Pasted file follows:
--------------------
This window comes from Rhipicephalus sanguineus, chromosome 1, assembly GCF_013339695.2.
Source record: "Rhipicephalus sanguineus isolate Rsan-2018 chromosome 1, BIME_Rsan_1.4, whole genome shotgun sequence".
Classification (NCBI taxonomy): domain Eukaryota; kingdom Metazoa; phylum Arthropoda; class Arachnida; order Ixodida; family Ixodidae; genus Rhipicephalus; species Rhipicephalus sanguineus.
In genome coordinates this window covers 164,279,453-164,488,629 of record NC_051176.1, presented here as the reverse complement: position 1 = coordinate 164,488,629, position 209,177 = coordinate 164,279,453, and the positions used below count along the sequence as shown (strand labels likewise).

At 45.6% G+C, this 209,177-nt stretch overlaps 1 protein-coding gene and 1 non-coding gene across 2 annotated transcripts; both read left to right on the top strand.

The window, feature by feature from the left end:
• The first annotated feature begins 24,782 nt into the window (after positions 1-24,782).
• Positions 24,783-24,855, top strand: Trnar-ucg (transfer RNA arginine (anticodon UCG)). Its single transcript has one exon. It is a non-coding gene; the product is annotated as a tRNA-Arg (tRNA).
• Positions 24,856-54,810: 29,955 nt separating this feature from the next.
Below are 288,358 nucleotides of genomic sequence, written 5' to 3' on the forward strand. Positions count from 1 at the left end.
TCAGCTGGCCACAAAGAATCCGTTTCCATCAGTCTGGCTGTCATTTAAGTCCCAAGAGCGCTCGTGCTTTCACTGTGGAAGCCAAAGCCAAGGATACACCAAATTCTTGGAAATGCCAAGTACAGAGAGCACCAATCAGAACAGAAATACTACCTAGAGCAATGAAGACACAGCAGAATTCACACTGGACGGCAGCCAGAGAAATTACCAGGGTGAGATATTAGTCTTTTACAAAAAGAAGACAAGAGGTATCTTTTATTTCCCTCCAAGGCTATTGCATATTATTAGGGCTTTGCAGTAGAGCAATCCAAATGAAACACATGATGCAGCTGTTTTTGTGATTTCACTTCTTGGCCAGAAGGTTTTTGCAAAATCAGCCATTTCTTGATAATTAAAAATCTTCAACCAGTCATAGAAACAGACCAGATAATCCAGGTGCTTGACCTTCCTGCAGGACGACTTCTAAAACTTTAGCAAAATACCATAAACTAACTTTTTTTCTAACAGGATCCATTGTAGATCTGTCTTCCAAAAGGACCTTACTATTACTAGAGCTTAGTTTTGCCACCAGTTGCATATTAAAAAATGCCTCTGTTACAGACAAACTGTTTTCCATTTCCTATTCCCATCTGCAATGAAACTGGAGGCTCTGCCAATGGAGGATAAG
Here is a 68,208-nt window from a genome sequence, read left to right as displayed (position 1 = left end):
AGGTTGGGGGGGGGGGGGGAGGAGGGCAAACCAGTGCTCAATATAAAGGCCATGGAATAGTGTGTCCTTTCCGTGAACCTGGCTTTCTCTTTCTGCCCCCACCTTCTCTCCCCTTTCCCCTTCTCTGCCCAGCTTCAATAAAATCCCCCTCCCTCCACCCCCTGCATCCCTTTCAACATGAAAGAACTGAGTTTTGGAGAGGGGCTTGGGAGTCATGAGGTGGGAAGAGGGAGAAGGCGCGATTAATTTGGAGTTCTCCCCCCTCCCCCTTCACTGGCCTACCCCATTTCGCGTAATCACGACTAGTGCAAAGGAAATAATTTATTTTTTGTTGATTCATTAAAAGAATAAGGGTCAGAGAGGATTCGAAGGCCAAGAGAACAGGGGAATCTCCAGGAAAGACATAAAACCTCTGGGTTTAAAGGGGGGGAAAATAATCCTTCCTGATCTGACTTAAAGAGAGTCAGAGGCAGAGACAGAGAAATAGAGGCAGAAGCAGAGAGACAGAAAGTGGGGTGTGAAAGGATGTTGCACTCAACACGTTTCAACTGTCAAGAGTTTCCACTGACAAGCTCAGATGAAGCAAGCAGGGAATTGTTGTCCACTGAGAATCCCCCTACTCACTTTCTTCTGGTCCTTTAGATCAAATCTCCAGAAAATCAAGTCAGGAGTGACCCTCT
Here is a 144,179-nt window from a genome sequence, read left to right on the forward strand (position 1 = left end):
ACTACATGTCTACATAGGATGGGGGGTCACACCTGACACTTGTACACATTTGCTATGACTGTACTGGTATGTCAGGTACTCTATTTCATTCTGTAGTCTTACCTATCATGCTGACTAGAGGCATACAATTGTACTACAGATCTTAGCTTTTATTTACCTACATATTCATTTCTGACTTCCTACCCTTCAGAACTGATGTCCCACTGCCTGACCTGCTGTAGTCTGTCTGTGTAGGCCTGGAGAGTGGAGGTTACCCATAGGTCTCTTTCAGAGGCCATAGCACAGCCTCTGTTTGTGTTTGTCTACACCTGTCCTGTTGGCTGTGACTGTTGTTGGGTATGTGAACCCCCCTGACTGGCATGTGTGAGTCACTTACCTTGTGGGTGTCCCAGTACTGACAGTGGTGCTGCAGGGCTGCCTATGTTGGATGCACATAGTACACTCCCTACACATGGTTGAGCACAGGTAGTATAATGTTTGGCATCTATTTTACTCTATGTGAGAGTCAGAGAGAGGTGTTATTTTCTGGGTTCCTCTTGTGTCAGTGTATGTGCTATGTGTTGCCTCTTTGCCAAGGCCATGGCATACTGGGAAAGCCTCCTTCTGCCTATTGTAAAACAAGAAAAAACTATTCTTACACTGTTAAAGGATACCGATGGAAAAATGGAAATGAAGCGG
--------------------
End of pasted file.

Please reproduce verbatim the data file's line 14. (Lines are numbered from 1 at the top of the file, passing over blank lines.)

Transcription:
Here is a 144,179-nt window from a genome sequence, read left to right on the forward strand (position 1 = left end):